Jason Heroux’s new collection of poetry, Natural Capital, shows that surrealism is alive and well in Kingston today.
Started in France more than a century ago, Surrealism is marked by surprise, unexpected juxtapositions and non sequiturs, which pretty much describes the poems in Natural Capital. Jason calls what he writes “the surrealism of the everyday – nothing too strange, just a slight little tilt to keep you off balance.”
Jason always knew he wanted to be a writer, even as a teenager growing up in Lasalle, Quebec. He moved to Kingston to attend Queen’s where he earned an undergraduate degree in English and Psychology. He has never taken a creative writing course: his poetry teachers have been a worldwide, borderless academy of poets who like to poke in the dark, crazy corners of life.
Jason started out publishing his poems in small zines, one of them in Pittsburg, Pennsylvania. A Belgian poet/translator/publisher stumbled on them, liked their tone and style, and translated and published them.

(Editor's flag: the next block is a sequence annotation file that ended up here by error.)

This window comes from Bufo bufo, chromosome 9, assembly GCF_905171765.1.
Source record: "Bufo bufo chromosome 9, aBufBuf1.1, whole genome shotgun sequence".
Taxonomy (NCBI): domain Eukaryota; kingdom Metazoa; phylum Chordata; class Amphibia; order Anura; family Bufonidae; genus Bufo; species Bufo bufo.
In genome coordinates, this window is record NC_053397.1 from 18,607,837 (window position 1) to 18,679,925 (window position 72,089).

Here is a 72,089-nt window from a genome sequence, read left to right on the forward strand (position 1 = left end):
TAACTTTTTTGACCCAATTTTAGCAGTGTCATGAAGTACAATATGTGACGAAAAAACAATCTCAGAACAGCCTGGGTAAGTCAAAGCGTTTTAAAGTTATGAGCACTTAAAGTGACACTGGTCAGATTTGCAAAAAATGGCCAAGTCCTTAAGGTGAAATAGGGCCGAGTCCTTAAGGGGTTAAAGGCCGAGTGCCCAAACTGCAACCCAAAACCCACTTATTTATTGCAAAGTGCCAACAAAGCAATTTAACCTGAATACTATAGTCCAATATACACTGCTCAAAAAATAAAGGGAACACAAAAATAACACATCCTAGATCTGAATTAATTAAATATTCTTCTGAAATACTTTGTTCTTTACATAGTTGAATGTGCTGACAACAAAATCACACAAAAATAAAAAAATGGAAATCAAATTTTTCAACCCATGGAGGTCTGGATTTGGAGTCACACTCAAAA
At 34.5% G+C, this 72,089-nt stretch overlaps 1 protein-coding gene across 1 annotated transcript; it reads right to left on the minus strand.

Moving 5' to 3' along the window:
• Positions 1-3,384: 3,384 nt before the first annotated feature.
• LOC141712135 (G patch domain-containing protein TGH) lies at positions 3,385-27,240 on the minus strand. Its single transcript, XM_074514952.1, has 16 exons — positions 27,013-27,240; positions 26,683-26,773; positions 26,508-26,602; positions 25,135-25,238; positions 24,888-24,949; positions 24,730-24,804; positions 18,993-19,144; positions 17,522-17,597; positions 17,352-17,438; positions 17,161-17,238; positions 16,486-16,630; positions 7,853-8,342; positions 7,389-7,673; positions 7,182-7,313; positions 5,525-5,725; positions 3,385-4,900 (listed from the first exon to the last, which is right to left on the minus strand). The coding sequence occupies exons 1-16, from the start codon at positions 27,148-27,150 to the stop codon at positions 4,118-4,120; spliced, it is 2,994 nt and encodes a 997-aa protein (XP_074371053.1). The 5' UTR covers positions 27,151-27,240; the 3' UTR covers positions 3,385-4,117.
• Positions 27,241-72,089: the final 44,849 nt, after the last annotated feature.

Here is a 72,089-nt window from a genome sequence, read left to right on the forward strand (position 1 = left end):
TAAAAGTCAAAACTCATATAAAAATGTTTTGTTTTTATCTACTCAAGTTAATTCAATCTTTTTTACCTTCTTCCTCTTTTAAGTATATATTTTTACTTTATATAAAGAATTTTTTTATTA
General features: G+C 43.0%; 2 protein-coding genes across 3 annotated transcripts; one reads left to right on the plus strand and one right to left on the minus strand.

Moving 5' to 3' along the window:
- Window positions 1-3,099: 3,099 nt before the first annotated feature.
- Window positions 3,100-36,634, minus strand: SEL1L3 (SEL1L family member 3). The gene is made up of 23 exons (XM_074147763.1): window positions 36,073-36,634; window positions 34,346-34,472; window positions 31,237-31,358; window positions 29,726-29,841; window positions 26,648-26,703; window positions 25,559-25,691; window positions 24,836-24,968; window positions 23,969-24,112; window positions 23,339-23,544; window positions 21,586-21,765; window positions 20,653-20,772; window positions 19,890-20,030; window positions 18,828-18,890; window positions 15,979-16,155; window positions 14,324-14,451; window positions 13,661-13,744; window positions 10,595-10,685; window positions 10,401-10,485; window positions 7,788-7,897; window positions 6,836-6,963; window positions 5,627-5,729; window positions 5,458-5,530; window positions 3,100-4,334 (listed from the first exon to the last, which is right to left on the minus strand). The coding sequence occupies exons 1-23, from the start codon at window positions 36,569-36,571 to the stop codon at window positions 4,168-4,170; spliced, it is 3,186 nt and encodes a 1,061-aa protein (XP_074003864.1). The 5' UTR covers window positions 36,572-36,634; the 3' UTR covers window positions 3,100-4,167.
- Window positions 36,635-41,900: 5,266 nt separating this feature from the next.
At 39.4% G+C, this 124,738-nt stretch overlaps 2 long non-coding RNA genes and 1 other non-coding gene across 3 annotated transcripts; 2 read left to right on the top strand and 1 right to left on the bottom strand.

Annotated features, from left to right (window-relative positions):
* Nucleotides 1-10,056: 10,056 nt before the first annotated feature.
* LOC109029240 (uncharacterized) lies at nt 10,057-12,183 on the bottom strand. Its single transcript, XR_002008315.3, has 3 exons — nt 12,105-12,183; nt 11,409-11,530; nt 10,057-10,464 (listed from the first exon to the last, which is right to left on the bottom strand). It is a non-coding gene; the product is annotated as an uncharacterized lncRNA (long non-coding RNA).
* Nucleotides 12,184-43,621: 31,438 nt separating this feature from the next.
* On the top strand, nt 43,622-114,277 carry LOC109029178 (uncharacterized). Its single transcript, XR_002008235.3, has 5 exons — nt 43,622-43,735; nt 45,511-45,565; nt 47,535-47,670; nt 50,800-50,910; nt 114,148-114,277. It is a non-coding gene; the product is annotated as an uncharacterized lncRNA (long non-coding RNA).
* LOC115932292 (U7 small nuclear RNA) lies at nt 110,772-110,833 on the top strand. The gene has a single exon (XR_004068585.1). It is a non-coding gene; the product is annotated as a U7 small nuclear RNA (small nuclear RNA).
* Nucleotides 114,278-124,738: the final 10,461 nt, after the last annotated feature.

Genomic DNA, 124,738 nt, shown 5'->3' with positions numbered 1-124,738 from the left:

Natural Capital is Jason’s third collection, following Emergency Hallelujah and Memoirs of an Alias. All three are published by Mansfield Press.
“I don’t know anyone in this country who is doing this kind of work, writing this very quietly explosive surrealism,” says Stuart Ross, his editor at Mansfield.
After university, Jason and his wife, Soheir Jamani, ran a Kingston laundromat for five years, which became the inspiration for his novella, Good Evening, Central Laundromat.
Jason now works for Service Ontario and lives in Kingston, Ontario. His work has appeared in chapbooks, anthologies and magazines in Canada, the United States, Belgium, France, and Italy.